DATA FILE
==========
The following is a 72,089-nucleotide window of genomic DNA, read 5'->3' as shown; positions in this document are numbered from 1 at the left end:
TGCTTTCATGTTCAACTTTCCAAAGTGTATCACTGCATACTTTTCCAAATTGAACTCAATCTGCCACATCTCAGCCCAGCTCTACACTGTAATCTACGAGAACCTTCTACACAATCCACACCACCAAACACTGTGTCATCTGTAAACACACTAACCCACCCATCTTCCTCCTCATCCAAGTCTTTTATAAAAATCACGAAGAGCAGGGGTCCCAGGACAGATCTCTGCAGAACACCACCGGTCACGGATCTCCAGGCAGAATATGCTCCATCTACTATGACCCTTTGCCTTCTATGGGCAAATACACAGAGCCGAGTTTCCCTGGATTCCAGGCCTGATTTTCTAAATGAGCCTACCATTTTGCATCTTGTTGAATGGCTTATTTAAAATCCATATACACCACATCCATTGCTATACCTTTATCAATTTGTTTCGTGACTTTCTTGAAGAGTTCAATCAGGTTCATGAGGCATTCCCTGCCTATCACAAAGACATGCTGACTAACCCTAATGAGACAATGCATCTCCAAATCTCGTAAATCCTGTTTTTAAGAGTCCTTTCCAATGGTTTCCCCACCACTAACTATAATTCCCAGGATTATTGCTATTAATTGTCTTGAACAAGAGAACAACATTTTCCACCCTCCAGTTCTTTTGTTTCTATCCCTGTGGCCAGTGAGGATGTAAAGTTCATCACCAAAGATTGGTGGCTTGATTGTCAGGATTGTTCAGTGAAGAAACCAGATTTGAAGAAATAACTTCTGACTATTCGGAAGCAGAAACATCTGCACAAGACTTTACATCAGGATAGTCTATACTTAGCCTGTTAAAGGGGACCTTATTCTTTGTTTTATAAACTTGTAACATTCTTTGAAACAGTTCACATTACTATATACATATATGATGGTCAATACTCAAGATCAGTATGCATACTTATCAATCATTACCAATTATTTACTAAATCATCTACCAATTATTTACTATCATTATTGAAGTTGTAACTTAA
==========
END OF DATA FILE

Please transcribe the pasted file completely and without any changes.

The following is a 72,089-nucleotide window of genomic DNA, read 5'->3' as shown; positions in this document are numbered from 1 at the left end:
TGCTTTCATGTTCAACTTTCCAAAGTGTATCACTGCATACTTTTCCAAATTGAACTCAATCTGCCACATCTCAGCCCAGCTCTACACTGTAATCTACGAGAACCTTCTACACAATCCACACCACCAAACACTGTGTCATCTGTAAACACACTAACCCACCCATCTTCCTCCTCATCCAAGTCTTTTATAAAAATCACGAAGAGCAGGGGTCCCAGGACAGATCTCTGCAGAACACCACCGGTCACGGATCTCCAGGCAGAATATGCTCCATCTACTATGACCCTTTGCCTTCTATGGGCAAATACACAGAGCCGAGTTTCCCTGGATTCCAGGCCTGATTTTCTAAATGAGCCTACCATTTTGCATCTTGTTGAATGGCTTATTTAAAATCCATATACACCACATCCATTGCTATACCTTTATCAATTTGTTTCGTGACTTTCTTGAAGAGTTCAATCAGGTTCATGAGGCATTCCCTGCCTATCACAAAGACATGCTGACTAACCCTAATGAGACAATGCATCTCCAAATCTCGTAAATCCTGTTTTTAAGAGTCCTTTCCAATGGTTTCCCCACCACTAACTATAATTCCCAGGATTATTGCTATTAATTGTCTTGAACAAGAGAACAACATTTTCCACCCTCCAGTTCTTTTGTTTCTATCCCTGTGGCCAGTGAGGATGTAAAGTTCATCACCAAAGATTGGTGGCTTGATTGTCAGGATTGTTCAGTGAAGAAACCAGATTTGAAGAAATAACTTCTGACTATTCGGAAGCAGAAACATCTGCACAAGACTTTACATCAGGATAGTCTATACTTAGCCTGTTAAAGGGGACCTTATTCTTTGTTTTATAAACTTGTAACATTCTTTGAAACAGTTCACATTACTATATACATATATGATGGTCAATACTCAAGATCAGTATGCATACTTATCAATCATTACCAATTATTTACTAAATCATCTACCAATTATTTACTATCATTATTGAAGTTGTAACTTAA